18th Sunday in Ordinary Time 2019


Today – the Scriptures tell us - we are to think differently – to think like Christ.

In The Brothers Karamazov, Russian novelist, Dostoyevsky, tells the tale of a guardian angel – who wept before God – because the woman in his charge - had been so wicked that she was stuck in hell. When God asked - if she had ever done anything good – the angel said - she had once given an onion to a beggar. God sent the angel to find the onion - to use it - to pull her out of hell. The angel succeeded in finding it - and then held the onion out to the woman – telling her to hold on for dear life. She was on her way – when other sinners grabbed her legs to hitch a ride. The woman shouted, “It’s my onion!” - and kicked them away. With that - the onion broke and she and her companions fell into oblivion.

Dostoyevsky’s tale is a commentary on today’s readings. Our Liturgy of the Word begins with the cry, “Vanity of vanities!  All things are vanity!” In other words – all things in this life are passing – why live as though they are lasting. The psalm response has the same message – and promises - we can find meaning - by asking God

“To teach us to number our days aright.”

In the Gospel – two brothers approach Jesus to settle their dispute over an inheritance – their father has died -

so nothing he ever possessed - is of any value to him – now. Notice how the brothers ignore the lesson of their father’s death and put all their energy - into acquiring what his death had rendered meaningless. One writer commented – these brothers are like a racecar driver – who decides to write a text message - while rounding the track – they are hurtling toward their ultimate destination - while concentrating on insignificant details.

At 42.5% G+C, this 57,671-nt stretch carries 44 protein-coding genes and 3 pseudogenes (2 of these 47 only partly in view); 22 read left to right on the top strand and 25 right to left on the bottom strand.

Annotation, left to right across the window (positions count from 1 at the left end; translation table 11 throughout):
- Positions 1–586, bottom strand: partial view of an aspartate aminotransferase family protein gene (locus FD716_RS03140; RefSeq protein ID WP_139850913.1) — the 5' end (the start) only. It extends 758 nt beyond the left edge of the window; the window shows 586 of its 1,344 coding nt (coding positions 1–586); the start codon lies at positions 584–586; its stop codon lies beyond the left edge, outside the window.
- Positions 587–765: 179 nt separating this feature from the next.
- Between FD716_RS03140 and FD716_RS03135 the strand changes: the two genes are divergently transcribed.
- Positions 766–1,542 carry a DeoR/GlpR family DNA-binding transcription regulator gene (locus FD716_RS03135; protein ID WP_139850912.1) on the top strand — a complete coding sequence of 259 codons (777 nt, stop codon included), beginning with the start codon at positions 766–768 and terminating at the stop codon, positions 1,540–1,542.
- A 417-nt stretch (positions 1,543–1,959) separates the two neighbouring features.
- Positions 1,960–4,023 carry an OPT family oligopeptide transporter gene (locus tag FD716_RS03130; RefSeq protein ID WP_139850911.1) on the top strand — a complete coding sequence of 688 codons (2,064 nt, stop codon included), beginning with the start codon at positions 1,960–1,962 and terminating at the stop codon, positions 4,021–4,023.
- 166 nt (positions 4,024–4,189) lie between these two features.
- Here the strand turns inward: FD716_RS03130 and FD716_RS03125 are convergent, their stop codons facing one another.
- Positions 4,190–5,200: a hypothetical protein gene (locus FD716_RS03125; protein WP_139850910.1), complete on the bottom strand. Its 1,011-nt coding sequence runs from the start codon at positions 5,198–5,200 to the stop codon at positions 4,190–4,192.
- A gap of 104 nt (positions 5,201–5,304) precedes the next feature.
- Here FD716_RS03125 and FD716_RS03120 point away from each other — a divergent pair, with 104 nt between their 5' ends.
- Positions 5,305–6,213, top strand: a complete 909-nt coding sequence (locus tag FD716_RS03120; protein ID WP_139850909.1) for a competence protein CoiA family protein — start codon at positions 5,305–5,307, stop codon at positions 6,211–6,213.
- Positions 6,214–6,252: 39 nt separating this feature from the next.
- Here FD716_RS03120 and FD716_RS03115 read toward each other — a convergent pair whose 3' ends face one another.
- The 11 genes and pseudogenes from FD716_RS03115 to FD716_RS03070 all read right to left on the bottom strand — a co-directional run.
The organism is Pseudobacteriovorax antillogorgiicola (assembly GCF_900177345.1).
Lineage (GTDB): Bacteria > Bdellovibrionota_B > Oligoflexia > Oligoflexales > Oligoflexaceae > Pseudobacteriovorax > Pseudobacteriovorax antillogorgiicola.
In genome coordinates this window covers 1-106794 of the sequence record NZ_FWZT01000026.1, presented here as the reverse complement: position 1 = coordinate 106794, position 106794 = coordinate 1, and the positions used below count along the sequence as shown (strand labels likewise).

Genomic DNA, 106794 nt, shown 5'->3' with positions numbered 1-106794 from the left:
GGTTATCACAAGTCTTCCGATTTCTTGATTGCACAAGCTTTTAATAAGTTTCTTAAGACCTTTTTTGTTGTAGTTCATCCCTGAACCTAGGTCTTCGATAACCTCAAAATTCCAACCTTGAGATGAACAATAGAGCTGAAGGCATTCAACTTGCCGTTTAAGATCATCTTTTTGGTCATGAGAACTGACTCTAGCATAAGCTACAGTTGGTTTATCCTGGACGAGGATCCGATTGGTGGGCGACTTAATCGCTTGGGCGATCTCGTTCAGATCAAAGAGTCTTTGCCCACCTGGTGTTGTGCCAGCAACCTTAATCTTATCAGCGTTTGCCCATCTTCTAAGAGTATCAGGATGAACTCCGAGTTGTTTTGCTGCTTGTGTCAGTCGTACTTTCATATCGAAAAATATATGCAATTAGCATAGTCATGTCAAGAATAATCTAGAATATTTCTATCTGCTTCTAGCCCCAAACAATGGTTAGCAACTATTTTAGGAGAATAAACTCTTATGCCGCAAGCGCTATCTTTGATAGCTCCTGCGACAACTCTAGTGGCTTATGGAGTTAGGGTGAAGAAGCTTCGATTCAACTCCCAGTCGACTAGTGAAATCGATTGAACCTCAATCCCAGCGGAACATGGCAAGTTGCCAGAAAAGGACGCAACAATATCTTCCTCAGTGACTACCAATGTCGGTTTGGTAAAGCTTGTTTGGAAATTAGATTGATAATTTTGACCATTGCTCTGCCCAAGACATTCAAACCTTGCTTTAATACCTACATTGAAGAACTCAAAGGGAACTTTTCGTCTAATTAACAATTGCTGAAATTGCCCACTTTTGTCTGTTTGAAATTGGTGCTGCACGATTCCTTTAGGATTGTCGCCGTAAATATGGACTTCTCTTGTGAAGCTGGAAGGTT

We sometimes question the meaning of life. In his classic, Man’s Search for Meaning, Viktor Frankl, the Austrian psychiatrist and Holocaust survivor – turns the question around and suggests it’s not ours to ask - what life means – life asks us - what meaning we will give it.

Jesus told the brothers, “Life does not consist in possessions.” They forgot about the inheritance - they had already received – the gift of life. Miraculously – naturally – their blood flowed – they breathed air – they spoke and could listen – they could dream and grow and enter relationships that transform everyone involved. Isn’t that - what life consists of – isn’t that what makes – meaning – possible beyond the grave?

Jesus asks us today - to think realistically about earthly things – like vanities, bequests, bigger barns and storage facilities. Frankly -  whether knowingly or not echoes the teaching of Jesus - and invites people to picture themselves on their deathbed and to ask - from there - how they had given meaning to the one life they had received. That is the way we learn “to count our days aright.”